“My daughter is an African American young lady that attends Acero Schools and she has been bullied,” said Khalilah Omar, whose daughter is a sixth grader at Acero’s Zizumbo elementary campus. “I sent several of the board members emails since spring concerning my daughter and racism and bullying.”

A lack of support for LGBTQ students was also raised Wednesday night.

Despite some improvements, teachers and parents at Acero, which enrolls some 7,000 students, have long complained about bullying and lack of support, especially for students with language needs and disabilities. Unionized Acero teachers were also the first charter school teachers in the nation to walk out over issues including class size and more support for immigrant students.

Their frustration grew over the summer and when Acero two weeks ago laid off 10 teacher aides, most of them bilingual. Acero officials say the layoffs were due to enrollment declines.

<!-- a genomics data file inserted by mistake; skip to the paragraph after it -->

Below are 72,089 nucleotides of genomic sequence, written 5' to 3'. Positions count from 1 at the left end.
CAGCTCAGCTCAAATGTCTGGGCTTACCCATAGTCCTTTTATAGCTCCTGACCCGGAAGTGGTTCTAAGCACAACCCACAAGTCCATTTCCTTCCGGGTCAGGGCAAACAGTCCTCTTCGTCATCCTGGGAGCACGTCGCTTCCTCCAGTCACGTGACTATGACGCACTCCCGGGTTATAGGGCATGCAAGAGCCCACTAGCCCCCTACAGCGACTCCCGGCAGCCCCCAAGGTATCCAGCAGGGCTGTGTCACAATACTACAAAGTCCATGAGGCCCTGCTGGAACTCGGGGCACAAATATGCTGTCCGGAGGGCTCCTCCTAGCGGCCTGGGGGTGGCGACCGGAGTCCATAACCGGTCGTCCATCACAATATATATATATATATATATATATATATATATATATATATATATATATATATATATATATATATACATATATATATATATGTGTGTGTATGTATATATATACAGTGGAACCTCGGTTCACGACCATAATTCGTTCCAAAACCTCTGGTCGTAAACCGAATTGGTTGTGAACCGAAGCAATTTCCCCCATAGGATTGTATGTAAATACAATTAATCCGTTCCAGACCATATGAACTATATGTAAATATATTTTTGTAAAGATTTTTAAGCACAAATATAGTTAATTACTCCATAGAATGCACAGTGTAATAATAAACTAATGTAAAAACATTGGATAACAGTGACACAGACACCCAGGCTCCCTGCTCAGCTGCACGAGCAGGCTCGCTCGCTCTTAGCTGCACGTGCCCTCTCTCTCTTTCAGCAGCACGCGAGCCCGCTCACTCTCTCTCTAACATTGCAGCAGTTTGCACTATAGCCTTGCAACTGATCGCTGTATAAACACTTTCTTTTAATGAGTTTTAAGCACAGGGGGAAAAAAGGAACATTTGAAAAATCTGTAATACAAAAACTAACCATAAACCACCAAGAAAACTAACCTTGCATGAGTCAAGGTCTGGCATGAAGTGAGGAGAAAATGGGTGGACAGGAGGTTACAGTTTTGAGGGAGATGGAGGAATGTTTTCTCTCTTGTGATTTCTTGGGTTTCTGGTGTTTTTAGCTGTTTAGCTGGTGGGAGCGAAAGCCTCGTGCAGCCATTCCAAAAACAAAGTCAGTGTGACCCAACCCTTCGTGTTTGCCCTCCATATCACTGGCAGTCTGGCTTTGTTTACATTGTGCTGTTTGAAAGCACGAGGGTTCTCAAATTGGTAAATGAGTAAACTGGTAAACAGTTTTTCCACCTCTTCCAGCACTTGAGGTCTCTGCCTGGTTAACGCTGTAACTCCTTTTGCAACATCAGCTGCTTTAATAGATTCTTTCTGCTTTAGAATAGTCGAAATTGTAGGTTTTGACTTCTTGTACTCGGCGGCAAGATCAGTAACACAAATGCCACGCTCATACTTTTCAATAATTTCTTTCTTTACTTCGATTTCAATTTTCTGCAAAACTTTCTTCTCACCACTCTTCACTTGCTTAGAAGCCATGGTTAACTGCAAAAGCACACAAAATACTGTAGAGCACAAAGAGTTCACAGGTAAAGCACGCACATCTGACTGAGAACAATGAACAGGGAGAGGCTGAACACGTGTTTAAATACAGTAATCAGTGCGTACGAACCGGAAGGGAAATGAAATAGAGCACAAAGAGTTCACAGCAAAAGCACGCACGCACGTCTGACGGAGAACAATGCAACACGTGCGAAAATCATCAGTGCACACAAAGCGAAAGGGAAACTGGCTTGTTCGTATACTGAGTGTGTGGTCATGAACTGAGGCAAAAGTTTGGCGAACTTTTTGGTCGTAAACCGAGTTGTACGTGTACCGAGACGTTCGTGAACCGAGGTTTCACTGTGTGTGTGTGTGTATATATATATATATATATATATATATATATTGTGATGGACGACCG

“We continue to discriminate against bilingual staff and hire administrators with no bilingual experience who can’t communicate with students and families,” said Katherine Huete, a sixth grade teacher at Marquez Elementary in Brighton Park on the Southwest Side.

The move from English-only to bilingual education

The network began to move away from English immersion to a bilingual education model in 2014 after the state required all charter schools to comply with federal and state laws that mandate support for English learners. It also launched a pilot dual language program starting in two of its schools a few years ago.

But an analysis by WBEZ of the most recent Chicago Public Schools evaluations of bilingual programs shows that 8 of 15 Acero schools have the lowest rating when it comes to serving its English learners. These students make up nearly half of the student population at Acero. Acero schools are among the 72% of schools evaluated by CPS that also fell short.

Acero officials say they’ve come a long way.